If you’ve ever heard the term “teaming” and all the associated corporate-speak that goes with it about building coalitions, collaboration and community, et al., you’ve probably given some thought to how we actually get groups of unrelated people to work together. Individuals have different personalities, interests, and agendas, and managers need to tackle those competing differences and weave them together into something that works.
They need to form tribes because tribes, unlike teams, are based on inherent and native mutuality – they must stick together to survive.
So, how do we that? What are some ways to build tribes? One of the best active organizational examples of tribes versus teams can be found in the United States Marine Corps – I’ve distilled some of the principles into the below.
1. Onboarding is the most important thing you will ever do
You may enter boot camp as an individual but you will leave as a Marine. Boot camp is the transformative activity that creates shared identity, shared values, and shared purpose. Heads get shaven, feet get blisters, and racks get tucked so tightly you can bounce a quarter. You must shed certain individualities to take hold of the things that will link you together with your brother and sisters-in-arms.
Corporate onboarding should be no different. Of course, you’re not going to take your new employees out to the swamp and make them march three miles lugging fifty pounds of gear, but the fundamental principles are the same. When someone new joins your team, how do you introduce them? How do you let them know what works for your team (we like to be in the office by 10am but we don’t leave before 7pm) and what doesn’t (don’t send out emails which lack a proper signature)? What are the activities which you do to make them part of the team? Is it a nickname, a silly tie day, learning everyone’s coffee order and getting it for the first month?
These may sound silly, even infantile, and some may seem to verge on hazing (it’s not) but they are critical. When people don’t fit in, don’t feel that they’ve joined something worthwhile, and aren’t making friends, they are less likely to stay. They will spend a majority of their waking hours in this office; something had better be keeping them more than the paycheck or they will jump ship at the earliest opportunity.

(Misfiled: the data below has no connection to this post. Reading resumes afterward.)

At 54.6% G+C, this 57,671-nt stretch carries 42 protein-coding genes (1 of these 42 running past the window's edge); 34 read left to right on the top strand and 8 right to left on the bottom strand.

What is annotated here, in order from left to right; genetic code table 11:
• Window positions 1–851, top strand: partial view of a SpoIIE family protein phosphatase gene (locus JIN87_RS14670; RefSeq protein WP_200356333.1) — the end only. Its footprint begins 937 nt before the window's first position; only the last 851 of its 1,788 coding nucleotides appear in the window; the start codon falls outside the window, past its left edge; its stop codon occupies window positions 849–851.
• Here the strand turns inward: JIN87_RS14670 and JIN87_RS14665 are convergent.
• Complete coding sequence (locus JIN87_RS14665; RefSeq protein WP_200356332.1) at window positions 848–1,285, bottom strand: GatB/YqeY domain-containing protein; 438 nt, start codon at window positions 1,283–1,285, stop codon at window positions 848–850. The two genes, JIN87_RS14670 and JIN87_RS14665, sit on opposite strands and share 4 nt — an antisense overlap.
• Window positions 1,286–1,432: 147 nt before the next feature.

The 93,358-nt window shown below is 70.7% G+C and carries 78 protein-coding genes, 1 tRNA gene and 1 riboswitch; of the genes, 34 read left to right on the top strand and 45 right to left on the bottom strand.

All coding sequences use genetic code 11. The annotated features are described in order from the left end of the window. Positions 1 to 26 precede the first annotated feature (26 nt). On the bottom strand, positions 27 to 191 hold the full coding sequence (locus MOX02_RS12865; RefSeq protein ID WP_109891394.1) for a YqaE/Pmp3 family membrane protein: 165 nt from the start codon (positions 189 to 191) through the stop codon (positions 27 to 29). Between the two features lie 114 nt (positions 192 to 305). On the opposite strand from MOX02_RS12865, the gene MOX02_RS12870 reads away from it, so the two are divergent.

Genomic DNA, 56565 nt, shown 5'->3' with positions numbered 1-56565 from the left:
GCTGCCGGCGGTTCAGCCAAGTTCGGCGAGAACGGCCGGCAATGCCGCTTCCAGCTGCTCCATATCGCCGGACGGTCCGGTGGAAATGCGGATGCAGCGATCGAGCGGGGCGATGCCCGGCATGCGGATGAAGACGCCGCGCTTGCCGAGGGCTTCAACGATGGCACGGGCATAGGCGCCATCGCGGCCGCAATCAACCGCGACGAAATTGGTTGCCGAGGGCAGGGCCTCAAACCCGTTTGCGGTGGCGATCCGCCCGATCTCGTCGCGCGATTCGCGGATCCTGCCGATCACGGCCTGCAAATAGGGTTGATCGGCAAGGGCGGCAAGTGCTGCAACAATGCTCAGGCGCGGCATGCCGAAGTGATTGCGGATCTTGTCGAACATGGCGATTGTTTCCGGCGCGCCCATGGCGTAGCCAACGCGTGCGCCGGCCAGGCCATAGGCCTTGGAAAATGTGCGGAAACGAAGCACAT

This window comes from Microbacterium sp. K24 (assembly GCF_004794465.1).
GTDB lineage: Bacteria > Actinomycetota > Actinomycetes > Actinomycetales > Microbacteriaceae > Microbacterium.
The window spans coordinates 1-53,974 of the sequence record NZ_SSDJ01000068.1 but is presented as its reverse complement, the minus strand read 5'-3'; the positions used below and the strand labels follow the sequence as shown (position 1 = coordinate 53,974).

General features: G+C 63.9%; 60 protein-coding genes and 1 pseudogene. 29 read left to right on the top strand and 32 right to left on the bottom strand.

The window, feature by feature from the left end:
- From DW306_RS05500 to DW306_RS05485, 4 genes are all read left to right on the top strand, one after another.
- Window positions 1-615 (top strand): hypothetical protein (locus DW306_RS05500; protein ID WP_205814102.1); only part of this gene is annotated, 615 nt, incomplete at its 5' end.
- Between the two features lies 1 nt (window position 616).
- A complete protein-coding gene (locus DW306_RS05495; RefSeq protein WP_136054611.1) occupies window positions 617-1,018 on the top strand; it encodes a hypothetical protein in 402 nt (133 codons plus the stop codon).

2. Don’t leave people on the island
In the training of special teams in the military, you always have a buddy or a partner. Teams and squads are often deployed in a way that someone has a primary responsibility but is trained in a secondary specialty to be able to step up and take over if something happens.
Work should be the same way. While it’s great to have superstars on a team and people who have total ownership of a particular function or domain, it comes with a peculiar pressure. How many of us know people who feel they can’t take vacation, feel guilty when they do, or are disturbed on their vacations because their teams can’t function without them? Or have you had the situation where someone wants to learn something new or transfer internally to a different role and that’s blocked because they’re “too valuable”?
They will leave. It is only a matter of time.
So, get in front of the issue. Get them a junior associate to train or find them a peer with who they switch off or cross-train. Make this type of buddy or senior/junior system a fundamental way of being in your tribe. Make sure that no one gets left on the island.
3. Lead from the front
It is a fact that Marines lead from the front. You won’t see frontline Marine officers sitting back at the encampment and sending their troops out. They will go with them and that’s exactly how it should be.
Often, as team leads, you are taught to let your team do all of the heavy lifting. You are told that your “real job” is the organization and “management” of these resources and their efforts. You are not to be a doer; you’re to be a coach.
Sorry, folks, but that’s not leadership, and calling it such is a bit of an insult, both to the persons you’re “leading” and to you yourself.
If your people need to stay late, then you need to stay late (and order them dinner). If there is a contentious disagreement between your subordinate and someone else’s, don’t duck and run or tell them to duck and run, wade in there and figure it out. You may not be the expert anymore on certain hands-on activities, but stay up to date on how things are done and never be caught flat-footed. Know your space and have something useful to contribute.
Don’t ever be the person that says “do as I say and not as I do”. That type of dissonance is disastrous from the top to the bottom of a firm. It will sink your organization. It will sink your tribe.
Lead by example, lead by your actions; you are the heart of your tribe and it needs to be evident to everyone that’s looking (because everybody is).
In every organization that I’ve worked in and every project I’ve worked on, I’ve made a dedicated effort to build tribes. The level of success I’ve had in that activity is directly correlated to the level of success I’ve had overall. I have stories and examples of how people have stepped in and gone above and beyond. I have seen disaster situations turned into successes and I have seen people come together to make great things happen. They found their “way to do business” because they were “in it together”.
Keeping building tribes, not teams, and I guarantee you no regrets, full stop.